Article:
The train is packed with snoozing people, teens listening to their MP3s, harried-looking adults trying to catch up on the news; you elbow your way through the mass of humans to the middle of the train carriage, where the air is less stale.DING. The train doors open fling wide at the next stop. You spot a familiar-looking face in the crowd, weary and indifferent as she joins the larger-than-ever group of people crowded into the too-tiny train. You wave excitedly; she blinks a little before comprehension and a huge smile dawns on her face.
The sky is falling. Clouds disperse into thin, wispy spirals of dust and water droplets and drafts of air. The sky splits apart - jagged pieces of light blue shift and grind against and away each other like a jigsaw puzzle falling into pieces, black edges showing endless, bottomless (topless?) spaces of darkness into eternity. Miles across miles across miles, you stare up into what is left of the sky, as short pieces fall around you, pricking your skin the way glass shards shear and break skin. The sky is falling. The clouds are dispersing. What is the end?
Worlds collide, they say. They collide, but they don't fuse - they skim off the surface of each other, a small brush, or perhaps they remain in contact with each other for a day, two months, a year, five years, twenty years, eternity. But the collision of worlds is but that - a collision, and maybe sparks emerge from the contact, but that is all. How can one world be another unless they fuse with each other wholly and completely? But if the fusion of worlds is impossible, then - we can never enter each others' worlds. We merely co-exist, don't we?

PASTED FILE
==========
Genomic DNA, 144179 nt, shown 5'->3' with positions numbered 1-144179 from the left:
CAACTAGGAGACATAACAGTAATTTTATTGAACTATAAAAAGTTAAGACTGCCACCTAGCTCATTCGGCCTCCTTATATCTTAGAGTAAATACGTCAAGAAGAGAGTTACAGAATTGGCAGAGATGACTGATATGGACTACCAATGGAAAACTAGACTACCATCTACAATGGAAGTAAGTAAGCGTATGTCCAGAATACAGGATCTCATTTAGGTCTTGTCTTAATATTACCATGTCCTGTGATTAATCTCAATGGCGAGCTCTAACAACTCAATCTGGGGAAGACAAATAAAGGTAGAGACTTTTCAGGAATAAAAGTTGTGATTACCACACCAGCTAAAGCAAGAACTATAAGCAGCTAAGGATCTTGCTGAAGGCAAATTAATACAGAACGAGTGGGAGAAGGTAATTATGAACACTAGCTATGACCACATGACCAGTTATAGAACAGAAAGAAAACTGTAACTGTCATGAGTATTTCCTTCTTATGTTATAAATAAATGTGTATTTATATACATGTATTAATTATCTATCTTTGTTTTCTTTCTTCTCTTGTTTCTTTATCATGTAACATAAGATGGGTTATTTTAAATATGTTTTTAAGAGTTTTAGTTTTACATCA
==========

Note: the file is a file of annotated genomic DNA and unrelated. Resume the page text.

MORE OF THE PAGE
A blur of images - worn and tattered socks, holes poking from where the heel of a person should fit, loose threads holding the material together; a TV screen flickering with vivid images of a swordfight between sword-wielding samurai in traditional hakama; a yellow cup sitting innocently in front of you, cold and empty; a pencilbox - a gift from your boyfriend from his travels in Korea - decorated with teddy-bears of all shapes and sizes; a black piano draped in maroon cloth, photos from your childhood and present displayed in all their glory atop the piano; memories of your life.
The world flips upside-down as you stand - blood whirling and rushing into your head as a storm; hands gripping the sides of the bedpost overturning and upending as though you're standing on the ceiling, palms slick with sweat as yellow and black streaking past your vision; legs wobbling beneath - above? - you, unsteady, trembling, tottering. You take a hesitant step forward in this blur of your senses, this unnatural tilting of the world, as books slide upward and rock backwards out of focus - then the world is all right again, as you lean against the bookshelf, dizzy and panting.